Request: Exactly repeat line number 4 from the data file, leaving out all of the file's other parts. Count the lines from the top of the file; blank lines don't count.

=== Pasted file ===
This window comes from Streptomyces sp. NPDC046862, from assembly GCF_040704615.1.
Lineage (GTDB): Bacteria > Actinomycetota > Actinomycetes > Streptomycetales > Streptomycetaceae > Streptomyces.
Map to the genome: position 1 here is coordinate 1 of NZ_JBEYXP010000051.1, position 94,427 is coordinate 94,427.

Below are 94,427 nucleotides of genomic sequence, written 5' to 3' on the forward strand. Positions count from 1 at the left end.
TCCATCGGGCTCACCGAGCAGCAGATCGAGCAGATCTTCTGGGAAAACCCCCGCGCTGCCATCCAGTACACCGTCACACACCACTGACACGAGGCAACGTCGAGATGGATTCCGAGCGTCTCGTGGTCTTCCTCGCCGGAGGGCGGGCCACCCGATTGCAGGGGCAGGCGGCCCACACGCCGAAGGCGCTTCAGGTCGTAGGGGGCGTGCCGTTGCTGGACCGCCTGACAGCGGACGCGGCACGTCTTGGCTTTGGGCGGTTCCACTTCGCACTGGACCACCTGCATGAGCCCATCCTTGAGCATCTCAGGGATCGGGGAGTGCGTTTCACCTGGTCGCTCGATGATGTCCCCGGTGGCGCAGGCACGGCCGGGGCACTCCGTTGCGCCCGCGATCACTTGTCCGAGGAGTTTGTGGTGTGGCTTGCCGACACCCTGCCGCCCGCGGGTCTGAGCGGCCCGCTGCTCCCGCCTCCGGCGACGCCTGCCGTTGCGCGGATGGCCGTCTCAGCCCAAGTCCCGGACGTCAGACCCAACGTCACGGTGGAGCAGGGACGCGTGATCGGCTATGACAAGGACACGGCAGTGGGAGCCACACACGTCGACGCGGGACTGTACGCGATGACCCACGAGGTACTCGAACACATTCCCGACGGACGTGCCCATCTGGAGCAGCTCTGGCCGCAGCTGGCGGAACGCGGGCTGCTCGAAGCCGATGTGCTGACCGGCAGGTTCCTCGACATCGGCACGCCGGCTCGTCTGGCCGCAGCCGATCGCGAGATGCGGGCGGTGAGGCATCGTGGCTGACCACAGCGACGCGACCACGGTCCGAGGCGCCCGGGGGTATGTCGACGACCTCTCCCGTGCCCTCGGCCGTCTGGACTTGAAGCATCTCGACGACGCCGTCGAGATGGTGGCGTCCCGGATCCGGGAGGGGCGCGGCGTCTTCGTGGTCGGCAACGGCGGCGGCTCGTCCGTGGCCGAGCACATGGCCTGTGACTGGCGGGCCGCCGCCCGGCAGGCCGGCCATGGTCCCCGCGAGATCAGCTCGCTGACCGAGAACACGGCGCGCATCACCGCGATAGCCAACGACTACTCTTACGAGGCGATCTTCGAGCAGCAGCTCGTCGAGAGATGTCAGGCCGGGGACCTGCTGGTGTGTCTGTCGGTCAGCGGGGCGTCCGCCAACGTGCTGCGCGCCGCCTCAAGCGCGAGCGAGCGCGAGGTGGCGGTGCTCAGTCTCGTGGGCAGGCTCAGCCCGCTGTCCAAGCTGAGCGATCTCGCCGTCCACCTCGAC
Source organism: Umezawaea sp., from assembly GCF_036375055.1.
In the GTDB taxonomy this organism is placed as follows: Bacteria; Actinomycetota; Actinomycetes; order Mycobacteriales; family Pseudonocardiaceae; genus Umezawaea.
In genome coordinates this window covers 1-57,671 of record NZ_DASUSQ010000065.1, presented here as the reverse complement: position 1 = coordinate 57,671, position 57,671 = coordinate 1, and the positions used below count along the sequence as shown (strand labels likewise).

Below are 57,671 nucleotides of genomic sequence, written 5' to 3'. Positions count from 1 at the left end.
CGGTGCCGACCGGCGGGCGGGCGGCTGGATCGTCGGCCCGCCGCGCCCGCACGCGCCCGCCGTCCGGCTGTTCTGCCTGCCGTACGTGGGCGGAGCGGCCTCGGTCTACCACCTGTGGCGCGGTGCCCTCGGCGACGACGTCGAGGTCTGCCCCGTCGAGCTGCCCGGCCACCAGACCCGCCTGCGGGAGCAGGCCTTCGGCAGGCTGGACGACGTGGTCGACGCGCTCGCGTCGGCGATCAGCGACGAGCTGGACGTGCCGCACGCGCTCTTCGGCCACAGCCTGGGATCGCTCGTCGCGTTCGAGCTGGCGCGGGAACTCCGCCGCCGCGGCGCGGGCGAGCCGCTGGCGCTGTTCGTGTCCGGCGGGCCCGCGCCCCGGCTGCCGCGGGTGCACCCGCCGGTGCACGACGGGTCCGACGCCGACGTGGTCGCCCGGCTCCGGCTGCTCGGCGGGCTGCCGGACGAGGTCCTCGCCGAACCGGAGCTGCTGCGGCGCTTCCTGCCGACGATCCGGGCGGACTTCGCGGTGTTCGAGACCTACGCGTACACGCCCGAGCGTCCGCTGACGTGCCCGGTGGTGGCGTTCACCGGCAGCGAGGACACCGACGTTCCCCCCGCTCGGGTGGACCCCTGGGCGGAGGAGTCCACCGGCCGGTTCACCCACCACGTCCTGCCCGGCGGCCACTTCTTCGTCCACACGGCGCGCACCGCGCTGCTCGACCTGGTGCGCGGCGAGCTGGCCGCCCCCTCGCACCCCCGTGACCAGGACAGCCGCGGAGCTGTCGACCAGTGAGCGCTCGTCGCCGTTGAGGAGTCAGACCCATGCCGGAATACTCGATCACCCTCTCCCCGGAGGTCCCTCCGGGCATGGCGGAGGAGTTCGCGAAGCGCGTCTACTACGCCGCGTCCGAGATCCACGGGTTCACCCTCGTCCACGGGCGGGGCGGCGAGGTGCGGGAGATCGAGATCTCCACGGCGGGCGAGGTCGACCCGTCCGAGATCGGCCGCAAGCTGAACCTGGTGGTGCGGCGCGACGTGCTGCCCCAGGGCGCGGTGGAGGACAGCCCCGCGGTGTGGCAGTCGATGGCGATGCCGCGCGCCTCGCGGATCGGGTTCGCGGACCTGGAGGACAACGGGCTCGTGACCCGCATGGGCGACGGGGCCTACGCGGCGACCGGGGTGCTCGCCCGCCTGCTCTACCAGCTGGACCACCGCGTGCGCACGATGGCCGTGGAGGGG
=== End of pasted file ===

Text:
Below are 94,427 nucleotides of genomic sequence, written 5' to 3' on the forward strand. Positions count from 1 at the left end.